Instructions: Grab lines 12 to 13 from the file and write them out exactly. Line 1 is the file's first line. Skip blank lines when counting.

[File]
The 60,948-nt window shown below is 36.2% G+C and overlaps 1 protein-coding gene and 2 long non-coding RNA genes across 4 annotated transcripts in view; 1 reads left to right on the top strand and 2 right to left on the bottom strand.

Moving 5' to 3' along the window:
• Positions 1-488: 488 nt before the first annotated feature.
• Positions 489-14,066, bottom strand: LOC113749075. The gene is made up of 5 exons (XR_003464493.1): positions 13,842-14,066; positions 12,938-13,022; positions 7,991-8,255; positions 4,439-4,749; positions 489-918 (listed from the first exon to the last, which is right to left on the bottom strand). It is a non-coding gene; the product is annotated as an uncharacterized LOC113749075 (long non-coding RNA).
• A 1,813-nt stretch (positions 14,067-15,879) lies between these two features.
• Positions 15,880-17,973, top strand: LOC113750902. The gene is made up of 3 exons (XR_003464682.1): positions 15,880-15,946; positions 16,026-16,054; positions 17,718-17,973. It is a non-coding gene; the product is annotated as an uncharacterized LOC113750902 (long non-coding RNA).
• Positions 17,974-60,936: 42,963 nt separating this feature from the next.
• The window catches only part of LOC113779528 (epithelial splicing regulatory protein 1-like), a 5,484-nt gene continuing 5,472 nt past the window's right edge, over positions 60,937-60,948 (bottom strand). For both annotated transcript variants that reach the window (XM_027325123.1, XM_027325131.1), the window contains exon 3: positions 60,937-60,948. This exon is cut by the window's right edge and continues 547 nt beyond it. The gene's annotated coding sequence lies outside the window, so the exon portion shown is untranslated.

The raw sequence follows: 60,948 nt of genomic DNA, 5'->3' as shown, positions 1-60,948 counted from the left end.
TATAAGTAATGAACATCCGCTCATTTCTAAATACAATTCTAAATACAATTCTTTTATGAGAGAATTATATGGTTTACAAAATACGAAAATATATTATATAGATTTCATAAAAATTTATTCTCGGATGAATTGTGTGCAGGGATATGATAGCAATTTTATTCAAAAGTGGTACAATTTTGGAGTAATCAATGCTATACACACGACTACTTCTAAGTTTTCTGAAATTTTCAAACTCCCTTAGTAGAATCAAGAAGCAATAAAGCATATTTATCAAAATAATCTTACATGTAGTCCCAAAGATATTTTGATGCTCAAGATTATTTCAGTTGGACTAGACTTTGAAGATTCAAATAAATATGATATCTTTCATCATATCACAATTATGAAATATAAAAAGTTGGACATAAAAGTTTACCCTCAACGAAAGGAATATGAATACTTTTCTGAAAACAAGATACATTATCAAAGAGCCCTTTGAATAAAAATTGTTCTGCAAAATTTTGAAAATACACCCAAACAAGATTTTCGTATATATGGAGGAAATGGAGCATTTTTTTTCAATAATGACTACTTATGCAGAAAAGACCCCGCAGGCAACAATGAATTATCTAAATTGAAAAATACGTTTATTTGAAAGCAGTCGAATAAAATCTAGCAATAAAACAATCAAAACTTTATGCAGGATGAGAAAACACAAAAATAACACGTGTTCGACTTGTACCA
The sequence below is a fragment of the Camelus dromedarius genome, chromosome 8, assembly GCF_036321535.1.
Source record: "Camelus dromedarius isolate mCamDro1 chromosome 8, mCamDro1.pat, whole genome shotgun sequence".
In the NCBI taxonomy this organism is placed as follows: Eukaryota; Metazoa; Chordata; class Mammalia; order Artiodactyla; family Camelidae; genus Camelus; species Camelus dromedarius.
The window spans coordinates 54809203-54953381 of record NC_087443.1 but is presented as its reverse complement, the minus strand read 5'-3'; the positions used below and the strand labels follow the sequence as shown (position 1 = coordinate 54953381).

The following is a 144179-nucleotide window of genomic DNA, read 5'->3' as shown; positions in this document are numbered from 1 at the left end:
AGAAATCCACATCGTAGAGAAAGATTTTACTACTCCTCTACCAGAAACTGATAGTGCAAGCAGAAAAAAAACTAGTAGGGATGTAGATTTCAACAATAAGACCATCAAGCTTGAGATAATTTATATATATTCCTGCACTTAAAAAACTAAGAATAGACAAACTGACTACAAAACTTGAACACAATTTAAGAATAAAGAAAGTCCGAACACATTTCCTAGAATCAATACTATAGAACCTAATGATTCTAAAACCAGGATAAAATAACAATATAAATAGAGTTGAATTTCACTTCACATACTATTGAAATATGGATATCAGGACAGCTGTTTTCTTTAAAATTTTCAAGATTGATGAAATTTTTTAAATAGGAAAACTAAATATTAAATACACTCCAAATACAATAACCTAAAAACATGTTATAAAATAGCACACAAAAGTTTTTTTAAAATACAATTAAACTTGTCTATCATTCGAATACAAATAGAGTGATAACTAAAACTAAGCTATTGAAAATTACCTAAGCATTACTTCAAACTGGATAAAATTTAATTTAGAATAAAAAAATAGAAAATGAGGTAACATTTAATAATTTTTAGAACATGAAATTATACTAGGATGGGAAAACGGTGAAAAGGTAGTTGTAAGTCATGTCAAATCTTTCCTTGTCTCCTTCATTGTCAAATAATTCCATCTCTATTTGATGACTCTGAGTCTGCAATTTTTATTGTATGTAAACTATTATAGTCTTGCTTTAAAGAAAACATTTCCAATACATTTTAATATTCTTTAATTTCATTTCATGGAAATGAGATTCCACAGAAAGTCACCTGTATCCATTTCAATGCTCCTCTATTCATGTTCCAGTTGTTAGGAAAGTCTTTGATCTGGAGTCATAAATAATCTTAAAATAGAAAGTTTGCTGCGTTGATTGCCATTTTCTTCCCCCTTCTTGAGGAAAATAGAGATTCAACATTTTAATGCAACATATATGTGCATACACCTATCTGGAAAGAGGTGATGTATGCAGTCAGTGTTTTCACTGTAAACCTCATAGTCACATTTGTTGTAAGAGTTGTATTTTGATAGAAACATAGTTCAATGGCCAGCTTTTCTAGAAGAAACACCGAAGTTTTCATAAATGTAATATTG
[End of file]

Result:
Source record: "Camelus dromedarius isolate mCamDro1 chromosome 8, mCamDro1.pat, whole genome shotgun sequence".
In the NCBI taxonomy this organism is placed as follows: Eukaryota; Metazoa; Chordata; class Mammalia; order Artiodactyla; family Camelidae; genus Camelus; species Camelus dromedarius.